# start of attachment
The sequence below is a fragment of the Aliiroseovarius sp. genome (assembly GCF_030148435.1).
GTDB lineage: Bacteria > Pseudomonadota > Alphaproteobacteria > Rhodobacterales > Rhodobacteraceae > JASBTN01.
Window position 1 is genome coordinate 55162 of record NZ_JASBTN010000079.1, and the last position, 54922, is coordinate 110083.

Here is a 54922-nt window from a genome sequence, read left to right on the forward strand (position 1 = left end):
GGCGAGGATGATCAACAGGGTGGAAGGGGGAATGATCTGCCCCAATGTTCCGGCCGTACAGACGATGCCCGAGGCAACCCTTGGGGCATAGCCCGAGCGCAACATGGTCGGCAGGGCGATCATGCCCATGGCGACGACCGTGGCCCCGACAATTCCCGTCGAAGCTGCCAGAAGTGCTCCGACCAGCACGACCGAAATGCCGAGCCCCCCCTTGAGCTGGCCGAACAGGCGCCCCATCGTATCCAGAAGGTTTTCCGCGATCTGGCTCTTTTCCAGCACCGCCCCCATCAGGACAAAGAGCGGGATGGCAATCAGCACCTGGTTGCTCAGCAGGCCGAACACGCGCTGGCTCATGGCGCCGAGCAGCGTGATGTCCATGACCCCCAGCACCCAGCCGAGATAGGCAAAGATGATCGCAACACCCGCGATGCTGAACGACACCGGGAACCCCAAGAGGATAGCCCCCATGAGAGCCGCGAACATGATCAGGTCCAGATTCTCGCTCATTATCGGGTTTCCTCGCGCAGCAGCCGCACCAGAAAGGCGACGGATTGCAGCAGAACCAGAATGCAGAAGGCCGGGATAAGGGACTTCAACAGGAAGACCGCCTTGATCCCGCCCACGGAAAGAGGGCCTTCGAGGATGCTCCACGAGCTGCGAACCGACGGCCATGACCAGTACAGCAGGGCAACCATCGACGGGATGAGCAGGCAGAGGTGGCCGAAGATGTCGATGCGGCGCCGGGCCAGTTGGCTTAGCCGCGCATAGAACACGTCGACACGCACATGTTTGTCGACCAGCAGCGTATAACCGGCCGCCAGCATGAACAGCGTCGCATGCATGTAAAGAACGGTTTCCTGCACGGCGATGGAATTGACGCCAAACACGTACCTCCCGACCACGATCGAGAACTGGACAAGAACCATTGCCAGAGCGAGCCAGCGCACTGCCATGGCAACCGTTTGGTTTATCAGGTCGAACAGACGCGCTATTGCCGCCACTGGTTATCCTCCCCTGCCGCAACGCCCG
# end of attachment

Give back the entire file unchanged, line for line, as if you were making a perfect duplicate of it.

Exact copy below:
The sequence below is a fragment of the Aliiroseovarius sp. genome (assembly GCF_030148435.1).
GTDB lineage: Bacteria > Pseudomonadota > Alphaproteobacteria > Rhodobacterales > Rhodobacteraceae > JASBTN01.
Window position 1 is genome coordinate 55162 of record NZ_JASBTN010000079.1, and the last position, 54922, is coordinate 110083.

Here is a 54922-nt window from a genome sequence, read left to right on the forward strand (position 1 = left end):
GGCGAGGATGATCAACAGGGTGGAAGGGGGAATGATCTGCCCCAATGTTCCGGCCGTACAGACGATGCCCGAGGCAACCCTTGGGGCATAGCCCGAGCGCAACATGGTCGGCAGGGCGATCATGCCCATGGCGACGACCGTGGCCCCGACAATTCCCGTCGAAGCTGCCAGAAGTGCTCCGACCAGCACGACCGAAATGCCGAGCCCCCCCTTGAGCTGGCCGAACAGGCGCCCCATCGTATCCAGAAGGTTTTCCGCGATCTGGCTCTTTTCCAGCACCGCCCCCATCAGGACAAAGAGCGGGATGGCAATCAGCACCTGGTTGCTCAGCAGGCCGAACACGCGCTGGCTCATGGCGCCGAGCAGCGTGATGTCCATGACCCCCAGCACCCAGCCGAGATAGGCAAAGATGATCGCAACACCCGCGATGCTGAACGACACCGGGAACCCCAAGAGGATAGCCCCCATGAGAGCCGCGAACATGATCAGGTCCAGATTCTCGCTCATTATCGGGTTTCCTCGCGCAGCAGCCGCACCAGAAAGGCGACGGATTGCAGCAGAACCAGAATGCAGAAGGCCGGGATAAGGGACTTCAACAGGAAGACCGCCTTGATCCCGCCCACGGAAAGAGGGCCTTCGAGGATGCTCCACGAGCTGCGAACCGACGGCCATGACCAGTACAGCAGGGCAACCATCGACGGGATGAGCAGGCAGAGGTGGCCGAAGATGTCGATGCGGCGCCGGGCCAGTTGGCTTAGCCGCGCATAGAACACGTCGACACGCACATGTTTGTCGACCAGCAGCGTATAACCGGCCGCCAGCATGAACAGCGTCGCATGCATGTAAAGAACGGTTTCCTGCACGGCGATGGAATTGACGCCAAACACGTACCTCCCGACCACGATCGAGAACTGGACAAGAACCATTGCCAGAGCGAGCCAGCGCACTGCCATGGCAACCGTTTGGTTTATCAGGTCGAACAGACGCGCTATTGCCGCCACTGGTTATCCTCCCCTGCCGCAACGCCCG